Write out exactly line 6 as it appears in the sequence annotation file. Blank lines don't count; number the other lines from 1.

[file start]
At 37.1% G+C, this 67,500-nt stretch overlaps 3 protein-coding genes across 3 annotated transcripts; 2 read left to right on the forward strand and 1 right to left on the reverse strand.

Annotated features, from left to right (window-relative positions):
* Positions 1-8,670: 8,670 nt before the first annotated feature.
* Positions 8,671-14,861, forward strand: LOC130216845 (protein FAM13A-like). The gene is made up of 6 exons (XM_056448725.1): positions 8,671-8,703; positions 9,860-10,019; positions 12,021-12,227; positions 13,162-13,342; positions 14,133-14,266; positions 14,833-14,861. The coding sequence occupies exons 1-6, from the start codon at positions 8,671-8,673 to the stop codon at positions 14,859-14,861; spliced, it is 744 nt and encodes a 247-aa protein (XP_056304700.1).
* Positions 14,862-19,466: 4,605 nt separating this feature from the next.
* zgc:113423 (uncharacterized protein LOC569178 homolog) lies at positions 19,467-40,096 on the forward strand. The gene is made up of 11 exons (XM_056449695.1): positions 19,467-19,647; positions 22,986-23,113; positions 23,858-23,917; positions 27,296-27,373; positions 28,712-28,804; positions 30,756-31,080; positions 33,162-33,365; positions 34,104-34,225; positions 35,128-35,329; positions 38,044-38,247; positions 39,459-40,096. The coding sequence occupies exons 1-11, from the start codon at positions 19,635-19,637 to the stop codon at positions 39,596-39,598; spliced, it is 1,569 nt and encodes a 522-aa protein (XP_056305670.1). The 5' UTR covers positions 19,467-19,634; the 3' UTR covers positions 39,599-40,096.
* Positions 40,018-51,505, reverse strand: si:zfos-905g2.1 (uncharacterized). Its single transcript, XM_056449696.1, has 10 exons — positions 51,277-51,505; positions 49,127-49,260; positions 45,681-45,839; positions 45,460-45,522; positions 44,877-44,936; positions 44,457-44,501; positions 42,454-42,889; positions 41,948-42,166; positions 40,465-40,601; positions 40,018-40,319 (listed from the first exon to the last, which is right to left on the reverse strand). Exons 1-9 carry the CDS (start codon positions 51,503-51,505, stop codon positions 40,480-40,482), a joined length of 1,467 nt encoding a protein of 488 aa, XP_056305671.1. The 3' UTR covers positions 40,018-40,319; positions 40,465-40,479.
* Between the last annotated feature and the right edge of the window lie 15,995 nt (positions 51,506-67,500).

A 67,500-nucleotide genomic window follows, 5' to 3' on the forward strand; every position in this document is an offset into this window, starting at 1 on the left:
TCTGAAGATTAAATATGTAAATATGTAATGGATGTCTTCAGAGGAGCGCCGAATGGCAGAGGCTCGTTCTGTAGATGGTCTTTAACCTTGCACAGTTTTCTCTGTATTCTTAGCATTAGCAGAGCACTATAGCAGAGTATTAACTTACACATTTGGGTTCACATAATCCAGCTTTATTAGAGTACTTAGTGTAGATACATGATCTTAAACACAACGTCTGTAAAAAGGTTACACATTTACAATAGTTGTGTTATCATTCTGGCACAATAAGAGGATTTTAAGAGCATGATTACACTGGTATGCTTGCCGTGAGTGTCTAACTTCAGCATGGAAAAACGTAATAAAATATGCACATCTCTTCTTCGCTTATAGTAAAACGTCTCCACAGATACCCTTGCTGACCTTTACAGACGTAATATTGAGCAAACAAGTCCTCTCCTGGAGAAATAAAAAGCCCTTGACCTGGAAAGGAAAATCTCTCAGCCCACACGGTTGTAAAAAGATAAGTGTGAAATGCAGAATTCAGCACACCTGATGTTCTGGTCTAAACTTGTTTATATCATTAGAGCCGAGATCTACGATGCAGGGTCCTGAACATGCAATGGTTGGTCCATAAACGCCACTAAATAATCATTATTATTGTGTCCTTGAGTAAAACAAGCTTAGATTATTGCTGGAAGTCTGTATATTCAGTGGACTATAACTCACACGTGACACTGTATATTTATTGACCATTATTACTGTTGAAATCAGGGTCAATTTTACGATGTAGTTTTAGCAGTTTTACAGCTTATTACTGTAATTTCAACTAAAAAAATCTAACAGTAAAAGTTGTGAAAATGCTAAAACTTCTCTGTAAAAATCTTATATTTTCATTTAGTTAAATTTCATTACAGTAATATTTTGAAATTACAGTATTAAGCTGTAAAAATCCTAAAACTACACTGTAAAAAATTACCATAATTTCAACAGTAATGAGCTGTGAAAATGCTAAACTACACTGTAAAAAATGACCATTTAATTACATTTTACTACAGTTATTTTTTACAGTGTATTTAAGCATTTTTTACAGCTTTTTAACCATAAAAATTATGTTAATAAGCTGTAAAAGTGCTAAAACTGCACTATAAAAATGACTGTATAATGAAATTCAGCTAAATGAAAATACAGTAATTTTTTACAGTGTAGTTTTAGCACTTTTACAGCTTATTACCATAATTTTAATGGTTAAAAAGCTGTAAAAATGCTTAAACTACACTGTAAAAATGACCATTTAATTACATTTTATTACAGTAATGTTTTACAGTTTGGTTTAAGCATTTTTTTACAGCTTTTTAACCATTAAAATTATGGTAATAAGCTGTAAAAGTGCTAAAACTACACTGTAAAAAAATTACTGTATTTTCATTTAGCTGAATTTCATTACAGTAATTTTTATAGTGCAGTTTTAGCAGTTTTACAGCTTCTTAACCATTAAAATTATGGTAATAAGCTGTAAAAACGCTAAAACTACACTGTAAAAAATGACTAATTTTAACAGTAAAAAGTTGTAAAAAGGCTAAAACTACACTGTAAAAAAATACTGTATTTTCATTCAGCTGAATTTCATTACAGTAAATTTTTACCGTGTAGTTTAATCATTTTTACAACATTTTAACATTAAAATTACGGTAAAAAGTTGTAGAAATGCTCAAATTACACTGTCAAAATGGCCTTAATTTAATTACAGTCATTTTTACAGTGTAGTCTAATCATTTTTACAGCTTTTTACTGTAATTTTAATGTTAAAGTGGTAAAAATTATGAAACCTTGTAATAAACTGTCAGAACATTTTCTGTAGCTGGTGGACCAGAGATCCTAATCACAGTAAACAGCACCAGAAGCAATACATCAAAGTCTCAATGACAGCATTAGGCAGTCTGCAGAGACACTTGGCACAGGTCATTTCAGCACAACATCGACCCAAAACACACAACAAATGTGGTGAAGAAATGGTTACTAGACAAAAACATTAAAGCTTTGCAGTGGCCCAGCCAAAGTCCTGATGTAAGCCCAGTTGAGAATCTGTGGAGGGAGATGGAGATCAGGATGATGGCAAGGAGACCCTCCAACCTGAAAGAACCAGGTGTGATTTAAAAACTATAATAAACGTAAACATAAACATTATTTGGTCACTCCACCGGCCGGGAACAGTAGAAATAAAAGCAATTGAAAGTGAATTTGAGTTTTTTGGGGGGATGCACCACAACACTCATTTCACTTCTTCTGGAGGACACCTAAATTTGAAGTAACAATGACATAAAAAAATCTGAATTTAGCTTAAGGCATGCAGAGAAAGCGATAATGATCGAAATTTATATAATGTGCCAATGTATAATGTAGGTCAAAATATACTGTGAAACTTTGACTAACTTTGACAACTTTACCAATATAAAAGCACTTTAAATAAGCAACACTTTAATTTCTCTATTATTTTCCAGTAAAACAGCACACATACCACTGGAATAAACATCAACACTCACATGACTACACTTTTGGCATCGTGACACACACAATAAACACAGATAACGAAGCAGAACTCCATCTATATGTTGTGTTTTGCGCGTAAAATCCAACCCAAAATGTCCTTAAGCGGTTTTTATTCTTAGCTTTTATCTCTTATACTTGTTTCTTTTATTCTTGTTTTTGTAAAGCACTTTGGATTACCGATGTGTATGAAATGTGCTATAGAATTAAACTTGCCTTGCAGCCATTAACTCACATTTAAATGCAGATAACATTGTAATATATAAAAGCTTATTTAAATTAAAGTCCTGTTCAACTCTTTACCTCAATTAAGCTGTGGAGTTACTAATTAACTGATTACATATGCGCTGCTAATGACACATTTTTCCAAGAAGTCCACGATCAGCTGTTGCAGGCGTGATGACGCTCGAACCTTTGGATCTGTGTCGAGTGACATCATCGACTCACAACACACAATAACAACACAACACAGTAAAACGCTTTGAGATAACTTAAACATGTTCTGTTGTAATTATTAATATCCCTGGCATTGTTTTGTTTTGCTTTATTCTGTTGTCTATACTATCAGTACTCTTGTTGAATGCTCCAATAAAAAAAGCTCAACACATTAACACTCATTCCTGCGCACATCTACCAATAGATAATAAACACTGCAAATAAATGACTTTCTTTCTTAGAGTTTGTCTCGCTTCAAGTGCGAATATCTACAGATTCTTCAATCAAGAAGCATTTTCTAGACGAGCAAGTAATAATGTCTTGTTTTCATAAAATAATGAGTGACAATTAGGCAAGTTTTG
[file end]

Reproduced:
* zgc:113423 (uncharacterized protein LOC569178 homolog) lies at positions 19,467-40,096 on the forward strand. The gene is made up of 11 exons (XM_056449695.1): positions 19,467-19,647; positions 22,986-23,113; positions 23,858-23,917; positions 27,296-27,373; positions 28,712-28,804; positions 30,756-31,080; positions 33,162-33,365; positions 34,104-34,225; positions 35,128-35,329; positions 38,044-38,247; positions 39,459-40,096. The coding sequence occupies exons 1-11, from the start codon at positions 19,635-19,637 to the stop codon at positions 39,596-39,598; spliced, it is 1,569 nt and encodes a 522-aa protein (XP_056305670.1). The 5' UTR covers positions 19,467-19,634; the 3' UTR covers positions 39,599-40,096.